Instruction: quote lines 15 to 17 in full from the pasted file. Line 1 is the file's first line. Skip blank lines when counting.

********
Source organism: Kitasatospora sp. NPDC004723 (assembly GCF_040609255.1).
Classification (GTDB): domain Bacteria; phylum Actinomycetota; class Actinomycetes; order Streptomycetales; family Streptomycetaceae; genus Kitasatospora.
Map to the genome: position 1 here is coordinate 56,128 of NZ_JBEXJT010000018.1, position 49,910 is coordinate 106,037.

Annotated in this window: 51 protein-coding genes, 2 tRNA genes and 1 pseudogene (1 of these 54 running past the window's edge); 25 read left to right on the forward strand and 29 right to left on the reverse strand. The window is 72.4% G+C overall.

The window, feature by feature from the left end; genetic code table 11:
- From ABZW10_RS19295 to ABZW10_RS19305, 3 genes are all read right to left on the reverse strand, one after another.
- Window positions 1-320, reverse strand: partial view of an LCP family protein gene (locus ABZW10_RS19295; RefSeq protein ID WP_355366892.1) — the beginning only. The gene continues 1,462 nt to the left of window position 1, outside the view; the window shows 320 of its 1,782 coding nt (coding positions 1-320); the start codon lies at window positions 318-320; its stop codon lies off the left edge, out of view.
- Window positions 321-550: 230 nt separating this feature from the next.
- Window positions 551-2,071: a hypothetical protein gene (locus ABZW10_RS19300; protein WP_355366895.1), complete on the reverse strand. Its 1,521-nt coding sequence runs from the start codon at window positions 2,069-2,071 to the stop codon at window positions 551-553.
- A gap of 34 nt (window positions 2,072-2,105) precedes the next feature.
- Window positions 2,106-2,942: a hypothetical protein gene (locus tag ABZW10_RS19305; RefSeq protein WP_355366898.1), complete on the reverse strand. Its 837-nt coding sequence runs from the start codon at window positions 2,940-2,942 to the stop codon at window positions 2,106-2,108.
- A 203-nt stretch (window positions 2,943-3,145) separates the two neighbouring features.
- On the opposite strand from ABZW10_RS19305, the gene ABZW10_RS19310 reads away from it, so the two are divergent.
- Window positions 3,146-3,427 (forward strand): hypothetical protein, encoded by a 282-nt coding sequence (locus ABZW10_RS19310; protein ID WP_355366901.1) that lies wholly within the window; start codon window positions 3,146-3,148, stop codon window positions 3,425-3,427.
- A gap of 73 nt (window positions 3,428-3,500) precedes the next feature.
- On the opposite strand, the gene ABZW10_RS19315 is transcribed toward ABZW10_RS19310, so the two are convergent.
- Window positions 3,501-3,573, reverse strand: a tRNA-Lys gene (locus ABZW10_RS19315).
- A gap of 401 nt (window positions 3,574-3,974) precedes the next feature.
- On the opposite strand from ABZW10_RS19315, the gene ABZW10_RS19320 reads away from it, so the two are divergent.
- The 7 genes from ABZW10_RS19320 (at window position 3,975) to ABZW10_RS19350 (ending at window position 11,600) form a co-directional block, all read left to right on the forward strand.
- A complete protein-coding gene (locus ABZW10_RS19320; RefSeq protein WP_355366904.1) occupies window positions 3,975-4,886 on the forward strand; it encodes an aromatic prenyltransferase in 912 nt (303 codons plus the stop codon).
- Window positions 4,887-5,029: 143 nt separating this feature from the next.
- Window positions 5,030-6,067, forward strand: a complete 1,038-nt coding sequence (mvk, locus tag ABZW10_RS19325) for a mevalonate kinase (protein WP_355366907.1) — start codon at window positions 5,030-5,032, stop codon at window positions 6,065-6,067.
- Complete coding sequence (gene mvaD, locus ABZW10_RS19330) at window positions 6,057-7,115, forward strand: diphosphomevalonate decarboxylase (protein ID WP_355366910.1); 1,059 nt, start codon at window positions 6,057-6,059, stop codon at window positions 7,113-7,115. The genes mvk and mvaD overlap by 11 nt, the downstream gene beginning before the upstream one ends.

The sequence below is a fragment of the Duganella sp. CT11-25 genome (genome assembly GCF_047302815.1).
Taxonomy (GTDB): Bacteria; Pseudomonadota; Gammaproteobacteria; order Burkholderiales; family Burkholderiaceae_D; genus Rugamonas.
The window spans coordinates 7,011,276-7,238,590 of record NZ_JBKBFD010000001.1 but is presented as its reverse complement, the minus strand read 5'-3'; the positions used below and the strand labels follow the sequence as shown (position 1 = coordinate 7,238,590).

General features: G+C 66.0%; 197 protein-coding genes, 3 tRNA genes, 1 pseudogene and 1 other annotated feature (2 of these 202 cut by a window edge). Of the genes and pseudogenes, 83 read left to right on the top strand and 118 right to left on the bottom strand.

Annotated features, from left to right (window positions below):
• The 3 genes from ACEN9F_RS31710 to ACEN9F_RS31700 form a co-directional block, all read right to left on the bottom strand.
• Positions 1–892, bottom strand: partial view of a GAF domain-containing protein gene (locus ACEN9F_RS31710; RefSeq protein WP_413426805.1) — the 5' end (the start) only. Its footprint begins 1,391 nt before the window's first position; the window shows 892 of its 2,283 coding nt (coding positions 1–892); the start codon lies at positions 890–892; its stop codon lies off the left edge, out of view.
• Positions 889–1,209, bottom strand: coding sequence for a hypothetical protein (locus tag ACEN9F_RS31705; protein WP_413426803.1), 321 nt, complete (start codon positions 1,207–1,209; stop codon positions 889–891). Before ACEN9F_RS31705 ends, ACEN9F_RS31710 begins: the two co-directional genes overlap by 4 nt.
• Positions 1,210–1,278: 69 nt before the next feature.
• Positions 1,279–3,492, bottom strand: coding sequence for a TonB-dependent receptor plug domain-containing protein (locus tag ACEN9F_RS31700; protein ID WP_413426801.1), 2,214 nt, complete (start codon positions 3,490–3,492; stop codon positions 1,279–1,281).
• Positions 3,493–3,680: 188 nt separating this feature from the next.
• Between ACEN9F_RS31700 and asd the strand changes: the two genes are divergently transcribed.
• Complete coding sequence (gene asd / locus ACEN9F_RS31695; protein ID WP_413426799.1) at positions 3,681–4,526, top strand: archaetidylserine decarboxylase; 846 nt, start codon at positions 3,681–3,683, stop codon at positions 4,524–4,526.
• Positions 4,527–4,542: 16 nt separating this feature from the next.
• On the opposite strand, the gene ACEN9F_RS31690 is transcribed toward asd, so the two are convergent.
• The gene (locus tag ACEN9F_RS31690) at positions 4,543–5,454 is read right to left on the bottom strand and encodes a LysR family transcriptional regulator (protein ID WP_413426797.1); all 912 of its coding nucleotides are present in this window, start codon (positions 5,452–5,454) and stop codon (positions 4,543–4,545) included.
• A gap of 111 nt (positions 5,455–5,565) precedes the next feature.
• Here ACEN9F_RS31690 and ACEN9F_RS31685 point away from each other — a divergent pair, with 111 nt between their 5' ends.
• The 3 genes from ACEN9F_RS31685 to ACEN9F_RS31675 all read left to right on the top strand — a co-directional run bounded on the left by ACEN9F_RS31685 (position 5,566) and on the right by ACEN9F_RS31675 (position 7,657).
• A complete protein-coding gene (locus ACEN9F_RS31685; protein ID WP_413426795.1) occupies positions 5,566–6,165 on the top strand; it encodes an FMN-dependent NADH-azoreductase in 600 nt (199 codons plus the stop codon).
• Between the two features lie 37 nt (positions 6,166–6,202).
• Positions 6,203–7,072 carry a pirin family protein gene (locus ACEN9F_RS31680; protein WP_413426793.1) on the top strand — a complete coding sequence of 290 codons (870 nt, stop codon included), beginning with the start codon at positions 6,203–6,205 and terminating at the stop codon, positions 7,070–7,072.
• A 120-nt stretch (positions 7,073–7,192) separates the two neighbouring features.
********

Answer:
- A gap of 73 nt (window positions 3,428-3,500) precedes the next feature.
- On the opposite strand, the gene ABZW10_RS19315 is transcribed toward ABZW10_RS19310, so the two are convergent.
- Window positions 3,501-3,573, reverse strand: a tRNA-Lys gene (locus ABZW10_RS19315).